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Loom Styles & Weaving Techniques

Floor Looms:

In Laos, husbands, uncles, fathers, and brothers carve and build the looms for the women.

An assembled Laos loom with the warp strung.

A Vietnamese woman weaving a plain weave scarf using an “automatic” shuttle return in the Mekong Delta.

Supplemental Weft: Khao Ti Die and Brocade patterning.

A Lao woman hand-picking a pattern in a long story-cloth type textile. Since the pattern does not repeat, she has to pick out each row based upon her mental pattern, or based upon a previously woven textile she uses as a template. This loom does have a small “khao ti die” shaft for the border pattern.

Young Laos woman weaving a shaman cloth on a loom with “khao ti die” pattern shaft.

The “khao ti die” pattern shaft used on the loom to the left. Looking closely, it is possible to see the pattern that will emerge in the textile. “Khao ti die” translates as “vertical and horizontal”. The vertical strings are actually two strings looped together through which each warp thread goes. The pattern is hand picked using the horizontal thread as a place-holder for each row of weaving. When the horizontal thread is taken off of the pegs holding it in place on either side of the verticals and moved back and forth to open up the pattern, the vertical strings separated in that fashion are lifted up, the sword is put between the separated threads, and the horizontal pattern thread is placed below the warp on corresponding pegs to hold the pattern for its next use.  

The “khao ti die” pattern shaft pictured from the back of the loom, showing how the pattern is carried from above the warp to below to preserve the pattern for future weaving.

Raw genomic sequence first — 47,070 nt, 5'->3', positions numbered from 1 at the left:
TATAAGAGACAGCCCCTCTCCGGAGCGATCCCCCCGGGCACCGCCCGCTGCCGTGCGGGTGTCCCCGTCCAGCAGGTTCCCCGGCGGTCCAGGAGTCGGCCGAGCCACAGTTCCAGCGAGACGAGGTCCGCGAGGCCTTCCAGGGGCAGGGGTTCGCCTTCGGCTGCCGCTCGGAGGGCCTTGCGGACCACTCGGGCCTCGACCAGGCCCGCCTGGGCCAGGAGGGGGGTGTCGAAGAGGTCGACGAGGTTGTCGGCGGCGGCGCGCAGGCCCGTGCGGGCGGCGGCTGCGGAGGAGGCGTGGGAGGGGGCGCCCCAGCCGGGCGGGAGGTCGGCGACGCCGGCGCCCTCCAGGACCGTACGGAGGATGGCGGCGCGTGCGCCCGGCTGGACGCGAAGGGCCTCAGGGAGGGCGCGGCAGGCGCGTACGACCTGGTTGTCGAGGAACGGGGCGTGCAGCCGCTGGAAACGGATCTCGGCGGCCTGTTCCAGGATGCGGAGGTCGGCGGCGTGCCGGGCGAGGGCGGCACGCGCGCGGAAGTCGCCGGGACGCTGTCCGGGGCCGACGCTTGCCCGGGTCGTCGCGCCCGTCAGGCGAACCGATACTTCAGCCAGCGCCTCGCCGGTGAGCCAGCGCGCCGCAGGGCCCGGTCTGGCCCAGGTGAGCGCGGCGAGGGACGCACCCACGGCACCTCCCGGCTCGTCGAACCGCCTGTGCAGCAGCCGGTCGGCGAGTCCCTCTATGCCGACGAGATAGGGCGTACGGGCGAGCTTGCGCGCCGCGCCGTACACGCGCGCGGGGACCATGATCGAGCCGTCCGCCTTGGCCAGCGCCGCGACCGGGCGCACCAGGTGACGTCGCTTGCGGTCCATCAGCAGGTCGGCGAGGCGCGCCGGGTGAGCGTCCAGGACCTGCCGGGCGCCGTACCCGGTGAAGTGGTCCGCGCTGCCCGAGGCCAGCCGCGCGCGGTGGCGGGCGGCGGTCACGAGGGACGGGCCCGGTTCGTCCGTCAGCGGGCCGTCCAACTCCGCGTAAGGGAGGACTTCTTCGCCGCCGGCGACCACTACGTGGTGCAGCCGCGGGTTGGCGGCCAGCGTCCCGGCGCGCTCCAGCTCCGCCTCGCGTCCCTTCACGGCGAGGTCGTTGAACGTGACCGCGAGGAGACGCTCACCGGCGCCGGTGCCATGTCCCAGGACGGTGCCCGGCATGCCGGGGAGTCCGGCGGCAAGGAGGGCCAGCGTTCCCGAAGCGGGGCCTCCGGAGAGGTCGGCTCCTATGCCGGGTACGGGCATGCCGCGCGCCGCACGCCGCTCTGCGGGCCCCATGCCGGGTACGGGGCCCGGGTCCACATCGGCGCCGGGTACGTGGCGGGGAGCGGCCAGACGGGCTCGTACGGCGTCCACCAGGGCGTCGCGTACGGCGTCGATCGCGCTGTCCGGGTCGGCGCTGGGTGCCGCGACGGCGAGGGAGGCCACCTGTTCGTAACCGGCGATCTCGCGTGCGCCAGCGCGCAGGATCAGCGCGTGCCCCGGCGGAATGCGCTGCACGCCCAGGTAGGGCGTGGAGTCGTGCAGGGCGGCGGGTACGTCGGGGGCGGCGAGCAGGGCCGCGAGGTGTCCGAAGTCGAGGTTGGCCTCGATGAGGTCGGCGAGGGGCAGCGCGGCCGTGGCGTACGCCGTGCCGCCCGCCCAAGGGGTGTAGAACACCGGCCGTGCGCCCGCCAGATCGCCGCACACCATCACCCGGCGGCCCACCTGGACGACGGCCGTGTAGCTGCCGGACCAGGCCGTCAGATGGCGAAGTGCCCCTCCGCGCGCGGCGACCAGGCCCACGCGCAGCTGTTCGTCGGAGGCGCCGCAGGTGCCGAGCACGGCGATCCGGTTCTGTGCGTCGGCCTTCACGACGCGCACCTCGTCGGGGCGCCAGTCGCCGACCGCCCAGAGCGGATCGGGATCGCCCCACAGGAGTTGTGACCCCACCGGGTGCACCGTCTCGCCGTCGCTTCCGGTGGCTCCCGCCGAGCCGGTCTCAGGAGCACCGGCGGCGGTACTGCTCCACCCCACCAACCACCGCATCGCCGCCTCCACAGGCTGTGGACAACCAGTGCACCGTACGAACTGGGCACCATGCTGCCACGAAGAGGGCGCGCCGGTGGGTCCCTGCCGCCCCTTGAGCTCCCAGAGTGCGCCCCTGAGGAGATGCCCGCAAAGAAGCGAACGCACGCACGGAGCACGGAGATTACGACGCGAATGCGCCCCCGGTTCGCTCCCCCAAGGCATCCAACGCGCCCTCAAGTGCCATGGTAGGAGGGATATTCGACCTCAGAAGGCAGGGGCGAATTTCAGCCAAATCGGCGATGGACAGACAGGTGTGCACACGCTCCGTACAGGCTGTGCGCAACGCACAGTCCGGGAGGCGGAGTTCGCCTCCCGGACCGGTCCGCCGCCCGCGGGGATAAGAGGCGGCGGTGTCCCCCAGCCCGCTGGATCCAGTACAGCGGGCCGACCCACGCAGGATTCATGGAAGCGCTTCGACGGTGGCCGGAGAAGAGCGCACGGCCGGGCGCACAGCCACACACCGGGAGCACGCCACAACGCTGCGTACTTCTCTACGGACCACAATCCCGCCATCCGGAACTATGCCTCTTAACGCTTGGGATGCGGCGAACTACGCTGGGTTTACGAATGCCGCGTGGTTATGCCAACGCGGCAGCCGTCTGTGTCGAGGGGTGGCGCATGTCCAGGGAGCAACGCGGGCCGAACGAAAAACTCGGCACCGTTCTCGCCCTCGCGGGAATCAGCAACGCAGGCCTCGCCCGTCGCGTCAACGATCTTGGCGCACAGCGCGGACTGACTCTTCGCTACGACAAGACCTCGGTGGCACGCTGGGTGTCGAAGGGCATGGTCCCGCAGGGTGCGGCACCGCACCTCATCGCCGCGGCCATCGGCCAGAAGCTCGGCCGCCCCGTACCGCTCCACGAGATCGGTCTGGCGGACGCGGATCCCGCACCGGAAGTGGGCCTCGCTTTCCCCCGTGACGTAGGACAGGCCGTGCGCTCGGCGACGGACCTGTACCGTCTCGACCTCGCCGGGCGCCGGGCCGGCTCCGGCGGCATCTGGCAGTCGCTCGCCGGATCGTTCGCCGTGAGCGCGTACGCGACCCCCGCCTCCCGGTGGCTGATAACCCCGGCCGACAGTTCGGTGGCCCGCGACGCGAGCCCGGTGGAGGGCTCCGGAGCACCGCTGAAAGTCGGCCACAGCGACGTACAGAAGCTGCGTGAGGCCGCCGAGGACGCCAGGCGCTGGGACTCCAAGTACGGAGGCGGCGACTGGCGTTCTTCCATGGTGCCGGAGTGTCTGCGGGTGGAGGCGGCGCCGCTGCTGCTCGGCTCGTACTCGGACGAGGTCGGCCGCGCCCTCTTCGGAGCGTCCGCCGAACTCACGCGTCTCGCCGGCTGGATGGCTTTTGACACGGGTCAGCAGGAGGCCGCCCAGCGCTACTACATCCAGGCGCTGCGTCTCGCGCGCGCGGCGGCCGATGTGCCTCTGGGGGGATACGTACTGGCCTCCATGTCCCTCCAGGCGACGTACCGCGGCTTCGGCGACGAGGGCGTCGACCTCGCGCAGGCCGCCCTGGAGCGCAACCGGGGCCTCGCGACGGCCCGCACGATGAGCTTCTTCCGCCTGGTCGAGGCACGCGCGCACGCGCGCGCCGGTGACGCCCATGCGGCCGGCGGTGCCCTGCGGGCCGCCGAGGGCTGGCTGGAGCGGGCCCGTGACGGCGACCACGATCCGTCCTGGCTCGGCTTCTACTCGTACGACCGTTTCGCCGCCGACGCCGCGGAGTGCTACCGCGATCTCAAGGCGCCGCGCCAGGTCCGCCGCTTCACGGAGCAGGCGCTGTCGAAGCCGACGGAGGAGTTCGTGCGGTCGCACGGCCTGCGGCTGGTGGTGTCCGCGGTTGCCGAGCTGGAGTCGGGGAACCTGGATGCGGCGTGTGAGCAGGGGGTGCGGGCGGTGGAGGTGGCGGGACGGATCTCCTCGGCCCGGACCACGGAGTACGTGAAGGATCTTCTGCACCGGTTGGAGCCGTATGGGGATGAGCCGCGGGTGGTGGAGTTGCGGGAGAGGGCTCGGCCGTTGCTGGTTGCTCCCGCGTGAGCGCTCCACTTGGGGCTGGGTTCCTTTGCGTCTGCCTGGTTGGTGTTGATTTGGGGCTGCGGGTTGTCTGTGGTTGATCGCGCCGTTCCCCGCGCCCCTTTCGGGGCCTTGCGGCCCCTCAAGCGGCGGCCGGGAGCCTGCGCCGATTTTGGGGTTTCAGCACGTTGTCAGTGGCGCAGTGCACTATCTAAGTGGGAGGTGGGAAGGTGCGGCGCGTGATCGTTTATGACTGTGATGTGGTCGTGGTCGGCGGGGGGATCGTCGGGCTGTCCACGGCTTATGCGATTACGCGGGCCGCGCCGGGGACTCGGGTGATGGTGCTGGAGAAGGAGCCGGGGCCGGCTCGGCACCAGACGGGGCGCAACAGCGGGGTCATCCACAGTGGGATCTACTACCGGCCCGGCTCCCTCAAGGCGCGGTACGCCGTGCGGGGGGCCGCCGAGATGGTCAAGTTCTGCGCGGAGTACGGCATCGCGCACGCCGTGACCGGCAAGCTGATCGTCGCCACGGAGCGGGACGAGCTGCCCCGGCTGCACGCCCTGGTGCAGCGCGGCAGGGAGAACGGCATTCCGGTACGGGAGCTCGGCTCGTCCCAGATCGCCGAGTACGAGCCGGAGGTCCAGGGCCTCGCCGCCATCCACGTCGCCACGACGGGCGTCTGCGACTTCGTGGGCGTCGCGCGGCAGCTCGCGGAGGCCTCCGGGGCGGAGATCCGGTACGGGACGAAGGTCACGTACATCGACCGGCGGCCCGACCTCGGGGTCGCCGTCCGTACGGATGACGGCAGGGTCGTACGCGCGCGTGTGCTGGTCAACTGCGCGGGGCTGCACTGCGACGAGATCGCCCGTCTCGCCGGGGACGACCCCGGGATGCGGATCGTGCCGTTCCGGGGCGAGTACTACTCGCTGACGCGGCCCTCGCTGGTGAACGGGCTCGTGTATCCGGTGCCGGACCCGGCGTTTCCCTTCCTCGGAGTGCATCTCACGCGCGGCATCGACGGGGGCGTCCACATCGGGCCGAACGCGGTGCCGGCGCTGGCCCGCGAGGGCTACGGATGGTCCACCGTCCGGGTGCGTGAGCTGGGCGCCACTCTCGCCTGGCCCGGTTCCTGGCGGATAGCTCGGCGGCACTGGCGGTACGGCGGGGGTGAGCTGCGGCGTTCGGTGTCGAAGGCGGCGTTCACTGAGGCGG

Another young Laos woman weaving a shaman cloth on a loom with “khao ti die” pattern shaft.

Mat Mi


A young woman preparing to wind the bobbins of mat-mi in preparation for weaving.

Mat-mi being tyed on plain silk, and mat-mi that has already been dyed several times – making the final pattern discernable.

Women in Houaphon Province, Laos, tying the mat-mi pattern in preparation for dying, and weaving the cloth.

Women in Houaphon Province, Laos, selling me a skirt-length of their handwoven mat-mi fabric, with all but the weaving portions of the task in progress.

A stunning example of silk mat-mi on the loom.

A girl in Houaphon Province, Laos, weaving a mat-mi textile on a floor loom.

Woman in Houaphon Province, Laos, weaving a
mat-mi textile on a floor loom.

Another view of the mat-mi weaving.

Supplemental Warp and Warp Design

A warp design loom with weighted heddles. The weaver sits sideways with the warp
going from left to right as she weaves.

Two women in Sekong Province in Laos showing their warp design textiles woven with a circular (ends tied together) warp.

Woman in Vietnam using a backstrap loom in which she picks the patterns.

Bahnar woman (see hybrid loom below) handpicking warp design into a cotton blanket.

Katu woman weaving a skirt on a wide backstrap loom in Sekong Province, Laos.

Katu woman weaving a beaded shawl on a backstrap loom in Sekong Province, Laos.

Placing the beads strung on the weft
threads in the correct position for the pattern.

Hybrid Looms: Modified backstrap loom

This Bahnar woman in Kon Tum Province, Vietnam, is weaving on a modified backstrap loom. This loom has been modified to accommodate her disabilities, but many looms we saw while traveling have been modified in a similar manner – half backstrap, half floor loom, particularly in southern Laos and central Vietnam.
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